The U.S. House passed a compromise bill Wednesday night to avert a debt ceiling crisis. However, not all Massachusetts representatives were on board.
While seven of the state's nine Democratic representatives voted in favor of the deal, Reps. Jim McGovern and Ayanna Pressley voted against, citing concerns over cuts to government programs, like food stamps.
"No deal should ever compromise the needs of the most vulnerable in our society. I’m grateful for President Biden's efforts to protect so many — but, for me, there are too many still left unprotected," McGovern said in a tweet.
Pressley called the deal, which tied suspension of the debt limit to a slew of spending cuts, a "false choice" between economic catastrophe and government programs. In particular, she pushed back against a provision in the bill that would end the pause on student loan payments by Sept. 1. (The Biden administration had already said loan repayments would resume in September, but this bill would prevent him from extending it, as he has already done multiple times.)
On Wednesday, the day of the vote, Pressley filed an amendment in a failed attempt to remove that provision.
Other provisions that made its way into the approved bill include stricter work requirements for Supplemental Nutrition Assistance Program, or food stamps; and a return of $27 billion in unspent COVID from the Public Health and Social Services Emergency Fund.
The deal also promises to cut the federal deficit by $1.5 trillion over the next decade, according an estimate from the Congressional Budget Office. This is a win for some Republicans who were keen on getting government spending under control, and who entered negotiations with a proposal to cut fiscal 2024 well below the current spending level, as well as capping annual growth.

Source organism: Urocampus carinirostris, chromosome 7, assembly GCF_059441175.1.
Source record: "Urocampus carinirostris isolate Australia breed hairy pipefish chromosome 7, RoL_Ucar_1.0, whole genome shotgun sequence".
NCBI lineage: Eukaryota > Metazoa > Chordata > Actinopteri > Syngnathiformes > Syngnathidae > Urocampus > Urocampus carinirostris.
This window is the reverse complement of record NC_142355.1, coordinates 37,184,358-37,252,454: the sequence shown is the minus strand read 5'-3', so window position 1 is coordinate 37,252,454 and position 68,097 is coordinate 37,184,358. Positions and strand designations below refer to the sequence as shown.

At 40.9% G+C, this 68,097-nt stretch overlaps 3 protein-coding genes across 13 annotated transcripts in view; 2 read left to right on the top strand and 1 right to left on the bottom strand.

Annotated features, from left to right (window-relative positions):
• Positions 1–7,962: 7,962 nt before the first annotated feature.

The seven other Massachusetts representatives who did vote for the deal, which is called the Fiscal Responsibility Act, said they were focused on avoiding an unprecedented debt default.
After the vote, Congresswoman and House minority whip Katherine Clark tweeted, "From the beginning of this manufactured crisis, [House Democrats] have been committed to doing what is responsible — preventing a catastrophic default and protecting the services everyday Americans rely on. Tonight, we upheld that commitment."
Rep. Lori Trahan called the compromise "far from perfect." However, “it ends the threat of a default … and defeats the GOP’s most extreme demands,” she said on Twitter.
"Like many Members, I dislike the GOP hypocrisy and brinkmanship that drove negotiations, and I disagree with elements of the deal. But governing requires compromise, not absolutism," said Rep. Jake Auchincloss in a Twitter statement ahead of the vote.
The U.S. Senate must vote on the bill next and President Joe Biden must sign off on it ahead of the Monday deadline.
WBUR's Nik DeCosta-Klipa contributed to this reporting.